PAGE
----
Let’s say someone has a biologic joint replacement, an artificial joint replacement, or a joint fusion. What kinds of activities can they look forward to doing after they’ve healed?
Dr. Kevin Stone: Once a biologic joint replacement heals then a return to full sports—including running—is permitted. The natural tissues adapt to loading, so increased activity leads to stronger bones, muscle, and soft tissues. Artificial ankle replacement permits an increase in walking, biking, and swimming; but not impact exercises, at least, until the implants improve. Excellent joint fusions often provide a high level of ankle activity, without pain, for a number of years. These activities include walking and hiking—but usually not running. And while ankle fusion does work to achieve the goals of diminished pain and increased activity, the possibility of damage to the other parts of the ankle looms in the future.
If somebody has a severe ankle injury—let’s say a basketball player or tennis player— is there any way they can avoid ankle arthritis?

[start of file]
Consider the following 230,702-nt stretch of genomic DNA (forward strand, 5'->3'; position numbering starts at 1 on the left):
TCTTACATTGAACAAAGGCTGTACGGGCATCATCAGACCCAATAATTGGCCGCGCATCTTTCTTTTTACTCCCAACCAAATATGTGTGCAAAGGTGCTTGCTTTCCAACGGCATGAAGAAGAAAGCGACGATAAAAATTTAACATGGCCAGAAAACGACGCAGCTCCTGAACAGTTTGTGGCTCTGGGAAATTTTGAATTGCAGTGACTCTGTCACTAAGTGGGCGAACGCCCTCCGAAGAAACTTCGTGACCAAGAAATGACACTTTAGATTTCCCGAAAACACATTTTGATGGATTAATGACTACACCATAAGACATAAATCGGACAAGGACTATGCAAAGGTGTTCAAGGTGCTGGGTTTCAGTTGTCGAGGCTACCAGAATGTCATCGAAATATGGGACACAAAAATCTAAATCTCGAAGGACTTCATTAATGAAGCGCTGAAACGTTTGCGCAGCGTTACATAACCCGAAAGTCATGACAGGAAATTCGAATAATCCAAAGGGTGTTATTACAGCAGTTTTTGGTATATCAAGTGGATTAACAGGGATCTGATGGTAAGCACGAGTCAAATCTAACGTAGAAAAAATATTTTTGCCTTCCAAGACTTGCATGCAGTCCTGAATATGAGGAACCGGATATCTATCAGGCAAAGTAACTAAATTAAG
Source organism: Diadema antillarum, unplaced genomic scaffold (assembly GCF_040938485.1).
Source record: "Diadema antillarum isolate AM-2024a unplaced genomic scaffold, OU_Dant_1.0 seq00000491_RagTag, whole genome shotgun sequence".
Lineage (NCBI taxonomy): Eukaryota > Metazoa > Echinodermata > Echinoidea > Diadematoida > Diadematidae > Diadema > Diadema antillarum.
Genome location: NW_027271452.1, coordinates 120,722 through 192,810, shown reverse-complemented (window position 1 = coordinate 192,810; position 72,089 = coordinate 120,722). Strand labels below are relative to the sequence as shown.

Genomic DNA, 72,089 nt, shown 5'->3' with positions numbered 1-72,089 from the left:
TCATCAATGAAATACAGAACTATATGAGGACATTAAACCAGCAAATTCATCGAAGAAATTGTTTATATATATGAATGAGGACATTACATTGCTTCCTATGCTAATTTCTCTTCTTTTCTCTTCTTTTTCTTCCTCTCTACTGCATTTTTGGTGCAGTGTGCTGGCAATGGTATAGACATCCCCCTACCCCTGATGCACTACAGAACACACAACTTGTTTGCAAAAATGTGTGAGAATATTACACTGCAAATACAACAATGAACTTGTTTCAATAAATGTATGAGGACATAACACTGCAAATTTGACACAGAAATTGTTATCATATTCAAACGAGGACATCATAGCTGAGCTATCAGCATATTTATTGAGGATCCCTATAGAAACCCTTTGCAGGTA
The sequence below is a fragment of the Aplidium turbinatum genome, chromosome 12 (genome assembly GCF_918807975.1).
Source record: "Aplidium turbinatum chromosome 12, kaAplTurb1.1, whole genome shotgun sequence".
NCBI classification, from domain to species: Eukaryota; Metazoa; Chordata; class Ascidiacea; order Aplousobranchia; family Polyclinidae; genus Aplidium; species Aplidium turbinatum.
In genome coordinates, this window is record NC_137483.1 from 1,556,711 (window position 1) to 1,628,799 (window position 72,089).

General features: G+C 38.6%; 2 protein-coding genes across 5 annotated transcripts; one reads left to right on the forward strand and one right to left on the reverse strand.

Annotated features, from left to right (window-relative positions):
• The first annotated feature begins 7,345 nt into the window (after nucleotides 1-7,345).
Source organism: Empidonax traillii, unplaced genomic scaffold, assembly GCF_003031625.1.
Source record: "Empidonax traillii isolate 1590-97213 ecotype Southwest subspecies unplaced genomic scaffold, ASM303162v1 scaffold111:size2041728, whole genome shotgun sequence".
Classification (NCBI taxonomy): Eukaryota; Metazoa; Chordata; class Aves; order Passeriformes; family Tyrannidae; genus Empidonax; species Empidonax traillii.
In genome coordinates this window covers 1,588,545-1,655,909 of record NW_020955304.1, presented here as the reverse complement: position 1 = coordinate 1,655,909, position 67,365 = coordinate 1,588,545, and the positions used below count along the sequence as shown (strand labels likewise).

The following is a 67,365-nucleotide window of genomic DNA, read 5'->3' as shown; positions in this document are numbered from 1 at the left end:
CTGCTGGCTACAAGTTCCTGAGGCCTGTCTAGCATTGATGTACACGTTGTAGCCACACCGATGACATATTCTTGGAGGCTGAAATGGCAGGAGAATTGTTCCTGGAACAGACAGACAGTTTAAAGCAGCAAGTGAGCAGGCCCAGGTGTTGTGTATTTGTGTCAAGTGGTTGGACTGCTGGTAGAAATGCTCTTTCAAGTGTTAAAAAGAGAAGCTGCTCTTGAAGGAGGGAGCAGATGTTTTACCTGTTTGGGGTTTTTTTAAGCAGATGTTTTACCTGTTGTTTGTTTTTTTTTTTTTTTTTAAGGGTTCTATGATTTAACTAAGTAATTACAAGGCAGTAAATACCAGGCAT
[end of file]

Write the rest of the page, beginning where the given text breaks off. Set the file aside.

Dr. Kevin Stone: Ankle injuries are similar to injuries in other joints. If the joint is repaired immediately, the anatomy is restored, and the cartilage surface is repaired, these injuries do not usually develop into arthritis. In fact, ankle arthritis is quite rare compared to the frequency of knee, hip, or shoulder joint arthritis.
The bottom line is that, as always, the key for an athlete (or anyone who has an ankle injury) is to have immediate and highly accurate anatomical repair. If there is early arthritic change noted by MRI or x-ray, regular injections of joint lubrication with growth factors may help preserve the joint while diminishing pain and reducing inflammation.
Is joint replacement accomplished with robotic surgery, as it often is with knee surgery?